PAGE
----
Hundreds of ancient human-made miniature islands speckle the waterways of Scotland and Ireland. Once believed to have been built and repurposed as dwellings over the course of 2,500 years, new radiocarbon dating reported in the journal Antiquity shifts that timeline by thousands of years, suggesting that these “crannogs” date back to the time of Stone Henge and potentially served as ritualistic offerings.
It started in 2012 when a local resident decided to dive around the lake beds of one of these islets located in the Outer Hebrides. During his time underwater, he found well-preserved and nearly intact ceramic pots scattered around the island. Further exploration by researchers found similar pottery at five other crannog sites in the area. According to a statement sent to IFLScience, scientists focused on three of the five sites – Loch Arnish, Loch Bhorgastail, and Loch Langabhat – by combining ground and underwater surveying with photogrammetry, paleoenvironmental coring, and excavation. Further radiocarbon dating of the pottery suggests that the site was in use between 3600 and 3300 BCE.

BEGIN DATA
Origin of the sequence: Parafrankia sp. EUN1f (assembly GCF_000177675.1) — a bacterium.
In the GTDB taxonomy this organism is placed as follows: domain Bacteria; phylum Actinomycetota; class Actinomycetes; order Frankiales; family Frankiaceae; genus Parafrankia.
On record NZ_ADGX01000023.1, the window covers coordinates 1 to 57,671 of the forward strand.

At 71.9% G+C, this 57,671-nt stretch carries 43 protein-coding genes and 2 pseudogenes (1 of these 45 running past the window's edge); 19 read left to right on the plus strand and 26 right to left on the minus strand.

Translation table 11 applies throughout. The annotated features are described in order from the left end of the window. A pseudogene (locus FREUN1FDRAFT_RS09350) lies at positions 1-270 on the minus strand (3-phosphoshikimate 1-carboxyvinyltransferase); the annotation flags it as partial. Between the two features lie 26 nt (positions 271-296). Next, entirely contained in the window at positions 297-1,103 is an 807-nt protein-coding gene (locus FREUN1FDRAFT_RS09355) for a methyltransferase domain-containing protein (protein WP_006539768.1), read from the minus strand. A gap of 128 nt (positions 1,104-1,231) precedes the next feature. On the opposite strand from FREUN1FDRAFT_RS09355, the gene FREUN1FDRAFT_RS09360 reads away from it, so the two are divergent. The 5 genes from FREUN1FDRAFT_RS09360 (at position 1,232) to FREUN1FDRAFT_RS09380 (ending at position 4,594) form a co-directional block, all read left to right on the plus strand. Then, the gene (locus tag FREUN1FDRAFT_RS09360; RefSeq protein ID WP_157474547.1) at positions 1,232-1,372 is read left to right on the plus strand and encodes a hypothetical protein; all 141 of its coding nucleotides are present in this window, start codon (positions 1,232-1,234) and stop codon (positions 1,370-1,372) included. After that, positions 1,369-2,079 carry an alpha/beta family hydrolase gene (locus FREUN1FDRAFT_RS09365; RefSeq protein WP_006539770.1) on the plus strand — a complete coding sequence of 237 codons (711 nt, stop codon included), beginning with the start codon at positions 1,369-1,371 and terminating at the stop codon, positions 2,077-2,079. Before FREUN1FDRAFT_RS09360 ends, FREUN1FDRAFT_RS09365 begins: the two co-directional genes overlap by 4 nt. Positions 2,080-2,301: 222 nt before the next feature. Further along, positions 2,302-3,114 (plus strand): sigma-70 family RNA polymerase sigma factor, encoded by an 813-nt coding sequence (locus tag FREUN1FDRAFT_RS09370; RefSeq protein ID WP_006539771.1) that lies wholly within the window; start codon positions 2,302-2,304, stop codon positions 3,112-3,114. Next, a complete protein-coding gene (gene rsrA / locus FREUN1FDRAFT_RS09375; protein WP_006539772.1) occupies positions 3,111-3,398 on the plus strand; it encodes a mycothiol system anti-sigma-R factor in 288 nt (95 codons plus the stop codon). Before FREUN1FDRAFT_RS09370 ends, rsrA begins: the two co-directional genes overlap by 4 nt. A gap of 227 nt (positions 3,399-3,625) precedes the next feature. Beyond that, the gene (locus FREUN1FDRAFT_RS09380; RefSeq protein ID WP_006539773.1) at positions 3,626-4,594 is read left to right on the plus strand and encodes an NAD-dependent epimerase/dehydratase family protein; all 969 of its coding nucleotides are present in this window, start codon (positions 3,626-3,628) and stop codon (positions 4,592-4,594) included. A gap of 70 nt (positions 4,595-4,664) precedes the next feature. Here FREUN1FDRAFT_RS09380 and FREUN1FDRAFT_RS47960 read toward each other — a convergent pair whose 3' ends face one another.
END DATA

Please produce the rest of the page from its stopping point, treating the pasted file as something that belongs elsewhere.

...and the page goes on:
Researchers believe this location was “special” and challenges the current understanding of Neolithic settlements. Monumental efforts in constructing these sites by transporting and piling massive boulders suggest these islets might have served ceremonial purposes, a point further exemplified by the careful underwater placement of unbroken ceramic vessels by the people at the time. Many of the ceramic vessels were either still intact or broken into large fragments, suggesting that there was a systematic and ritualized manner in which they were put into the water.
A crannog is an ancient lake dwelling found throughout Scotland and Ireland previously believed to have been built to provide homes to families. Dwellings were often built atop rock pilings on stilts over the water, while other times rocks were piled onto the lake bed to build an island with a stone house on top. Today, they look like tree-covered tiny islands or stony mounds hidden under the surface of the water, according to the Scottish Crannog Centre.
More than 570 known sites have been recorded in Scotland and Ireland so far, but this location in the Outer Hebrides is renowned for tombs and settlements whose relationship and purpose of irregular distribution remain unclear. The findings suggest that there may very well be many more types of these settlements and monuments across much of the region. Only about 10 percent of Scotland and Ireland’s crannogs have been radiocarbon dated and only about 20 percent have been dated at all.
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